Hundreds of thousands of people, so-called Dreamers, including many here in Petaluma, have been left in limbo following President Trump’s announcement earlier this month that he was phasing out an Obama-era program which shielded from deportation young people brought to the U.S. illegally by their parents. Trump’s decision hurts innocent people by casting a thick cloud of uncertainty over those who are endeavoring to be good students and employees.

No good can come of repealing the Deferred Action for Childhood Arrivals, or DACA, which former President Obama put in place through executive action after years of inaction from Congress on immigration reform. The program allows young people to stay in the U.S. to study or work, provided they meet certain criteria and have no serious criminal conviction. Those approved for the program may obtain a work permit and protection from deportation for two years.

While it’s been reported that Trump has cut a deal with Democrats to find a replacement for DACA, nothing is final until Congress passes legislation and the president signs a bill into law. Trump has, after all, been known to go back on his word more than once.

For DACA recipient Hector Jiminez of Petaluma, a Santa Rosa Junior College student long involved in the Dream Center at the Petaluma campus, his life now hangs in the balance. Jiminez, whose parents brought him across the U.S. boarder from Mexico when he was 1, plans to transfer to a four-year university next fall to work toward becoming an immigration lawyer. He is ineligible to renew his DACA benefits, and unless a replacement program is enacted, Jiminez will face the likely prospect of being deported to a country he has never known.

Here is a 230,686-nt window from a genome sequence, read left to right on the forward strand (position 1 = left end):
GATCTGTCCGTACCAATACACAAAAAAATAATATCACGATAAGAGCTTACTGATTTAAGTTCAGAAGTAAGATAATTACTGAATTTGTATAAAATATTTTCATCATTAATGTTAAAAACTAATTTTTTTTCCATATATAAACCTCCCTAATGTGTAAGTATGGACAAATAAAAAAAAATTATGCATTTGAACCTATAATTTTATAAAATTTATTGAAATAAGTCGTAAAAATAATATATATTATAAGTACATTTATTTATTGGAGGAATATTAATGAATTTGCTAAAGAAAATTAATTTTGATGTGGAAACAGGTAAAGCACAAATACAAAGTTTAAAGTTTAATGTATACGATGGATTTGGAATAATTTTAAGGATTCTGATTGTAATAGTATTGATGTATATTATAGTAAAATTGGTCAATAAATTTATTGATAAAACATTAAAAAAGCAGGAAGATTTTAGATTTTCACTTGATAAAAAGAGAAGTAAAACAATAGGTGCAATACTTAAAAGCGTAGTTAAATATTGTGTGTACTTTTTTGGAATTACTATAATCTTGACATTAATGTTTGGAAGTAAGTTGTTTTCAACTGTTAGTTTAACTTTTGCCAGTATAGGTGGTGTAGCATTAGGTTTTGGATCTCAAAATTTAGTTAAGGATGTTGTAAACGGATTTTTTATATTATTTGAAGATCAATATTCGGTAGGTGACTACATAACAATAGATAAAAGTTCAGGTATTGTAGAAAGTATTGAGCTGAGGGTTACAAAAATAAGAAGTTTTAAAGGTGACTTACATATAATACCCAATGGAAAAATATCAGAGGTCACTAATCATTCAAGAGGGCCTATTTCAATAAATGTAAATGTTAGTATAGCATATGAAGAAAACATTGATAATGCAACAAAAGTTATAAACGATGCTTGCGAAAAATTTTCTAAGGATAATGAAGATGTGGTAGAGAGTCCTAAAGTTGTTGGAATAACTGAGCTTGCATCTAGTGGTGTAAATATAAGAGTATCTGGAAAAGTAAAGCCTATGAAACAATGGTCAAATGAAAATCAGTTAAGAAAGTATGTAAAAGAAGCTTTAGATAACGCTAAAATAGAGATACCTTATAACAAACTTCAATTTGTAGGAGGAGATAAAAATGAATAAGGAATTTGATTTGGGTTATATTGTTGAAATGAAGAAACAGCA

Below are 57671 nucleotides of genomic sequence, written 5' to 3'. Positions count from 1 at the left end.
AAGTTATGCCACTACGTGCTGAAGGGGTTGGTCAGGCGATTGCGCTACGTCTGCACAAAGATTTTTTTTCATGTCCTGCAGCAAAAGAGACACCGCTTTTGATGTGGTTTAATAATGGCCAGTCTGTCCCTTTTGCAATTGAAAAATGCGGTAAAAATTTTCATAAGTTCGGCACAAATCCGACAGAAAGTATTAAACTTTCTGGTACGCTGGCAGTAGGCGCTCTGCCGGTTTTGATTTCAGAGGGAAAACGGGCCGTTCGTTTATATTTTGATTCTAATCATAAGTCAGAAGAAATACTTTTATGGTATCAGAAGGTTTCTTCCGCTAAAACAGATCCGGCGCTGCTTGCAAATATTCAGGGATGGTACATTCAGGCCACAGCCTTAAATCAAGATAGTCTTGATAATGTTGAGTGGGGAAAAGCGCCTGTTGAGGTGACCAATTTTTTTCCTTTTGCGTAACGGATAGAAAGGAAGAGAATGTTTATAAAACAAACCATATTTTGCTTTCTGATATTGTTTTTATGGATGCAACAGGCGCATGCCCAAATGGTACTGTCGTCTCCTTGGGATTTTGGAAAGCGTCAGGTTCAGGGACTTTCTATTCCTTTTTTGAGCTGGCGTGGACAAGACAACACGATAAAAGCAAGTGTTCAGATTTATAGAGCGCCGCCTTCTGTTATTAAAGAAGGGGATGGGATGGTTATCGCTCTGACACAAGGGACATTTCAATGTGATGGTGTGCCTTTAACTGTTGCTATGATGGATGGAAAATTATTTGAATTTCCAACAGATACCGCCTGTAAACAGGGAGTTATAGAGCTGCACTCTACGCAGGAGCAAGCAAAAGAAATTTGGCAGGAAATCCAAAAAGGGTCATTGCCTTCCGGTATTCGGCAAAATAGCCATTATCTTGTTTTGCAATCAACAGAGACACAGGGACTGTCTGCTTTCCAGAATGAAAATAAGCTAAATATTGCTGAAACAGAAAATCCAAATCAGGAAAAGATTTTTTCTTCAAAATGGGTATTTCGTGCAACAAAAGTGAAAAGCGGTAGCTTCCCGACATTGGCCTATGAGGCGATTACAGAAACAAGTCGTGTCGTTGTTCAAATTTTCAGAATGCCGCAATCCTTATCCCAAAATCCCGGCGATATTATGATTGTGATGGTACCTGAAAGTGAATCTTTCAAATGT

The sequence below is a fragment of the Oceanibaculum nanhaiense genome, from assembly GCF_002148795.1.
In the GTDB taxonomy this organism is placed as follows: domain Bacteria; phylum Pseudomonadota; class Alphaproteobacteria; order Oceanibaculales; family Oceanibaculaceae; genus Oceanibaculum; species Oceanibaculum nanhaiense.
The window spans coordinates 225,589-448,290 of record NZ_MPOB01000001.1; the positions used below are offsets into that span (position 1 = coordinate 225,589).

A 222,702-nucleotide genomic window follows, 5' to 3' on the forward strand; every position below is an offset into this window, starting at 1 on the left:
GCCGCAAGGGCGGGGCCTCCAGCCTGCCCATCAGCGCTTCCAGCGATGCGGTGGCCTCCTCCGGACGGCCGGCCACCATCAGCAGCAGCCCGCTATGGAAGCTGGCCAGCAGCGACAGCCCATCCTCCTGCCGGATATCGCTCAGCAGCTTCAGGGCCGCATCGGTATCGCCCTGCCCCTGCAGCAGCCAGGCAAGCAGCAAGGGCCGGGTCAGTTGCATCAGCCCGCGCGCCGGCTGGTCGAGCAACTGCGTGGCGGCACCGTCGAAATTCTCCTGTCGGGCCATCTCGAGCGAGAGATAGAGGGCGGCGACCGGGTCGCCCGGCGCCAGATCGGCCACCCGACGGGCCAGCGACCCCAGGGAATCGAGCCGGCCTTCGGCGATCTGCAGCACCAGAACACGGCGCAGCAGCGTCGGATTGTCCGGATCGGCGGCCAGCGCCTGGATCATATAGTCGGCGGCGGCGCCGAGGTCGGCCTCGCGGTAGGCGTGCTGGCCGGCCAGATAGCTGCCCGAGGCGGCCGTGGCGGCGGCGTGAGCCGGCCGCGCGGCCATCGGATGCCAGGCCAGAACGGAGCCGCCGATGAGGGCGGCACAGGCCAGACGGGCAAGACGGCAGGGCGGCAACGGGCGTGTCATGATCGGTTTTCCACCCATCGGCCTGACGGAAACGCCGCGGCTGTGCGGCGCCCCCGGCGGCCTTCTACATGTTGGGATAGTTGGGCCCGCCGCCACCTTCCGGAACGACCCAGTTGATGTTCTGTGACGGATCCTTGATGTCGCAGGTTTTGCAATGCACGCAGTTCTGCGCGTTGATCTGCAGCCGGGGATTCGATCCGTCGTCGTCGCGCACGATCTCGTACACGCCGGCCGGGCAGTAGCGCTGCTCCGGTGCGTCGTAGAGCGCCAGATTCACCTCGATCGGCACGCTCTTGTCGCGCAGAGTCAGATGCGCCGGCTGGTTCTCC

He is not alone in his struggle. Of the roughly 800,000 current DACA recipients in the nation, one-quarter of them live in California, according to U.S. Citizenship and Immigration Services. In Sonoma County, there were an estimated 6,000 youth eligible for DACA in 2016, according to the Migration Policy Institute.

According to Steve Herrington, superintendent of the Sonoma County Office of Education, an estimated 2,500 undocumented students are currently enrolled in K-12 in Sonoma County. At Santa Rosa Junior College, the majority of the 1,514 undocumented students are thought to be DACA recipients. That’s a lot of aspirational young people to send away.

Ironically, DACA was one of those rare programs that had the support of a strong majority of Americans, liberals and conservatives alike. In the name of justice, it’s difficult not to support Dreamers, who, for no fault of their own, found themselves as children in this country.

Many recipients of DACA status have become productive members of society, earning degrees and contributing to the economy through hard work. The optics alone of immigration agents pulling a high school or junior college student out of class to begin deportation proceedings would be disastrous for most politicians, not to mention that such actions are antithetical to core American values.

But that is exactly what could happen if DACA is reversed without a replacement in place.

We hope that Congress works to pass lasting legislation that continues to protect young people like Hector Jiminez from the injustice of being deported.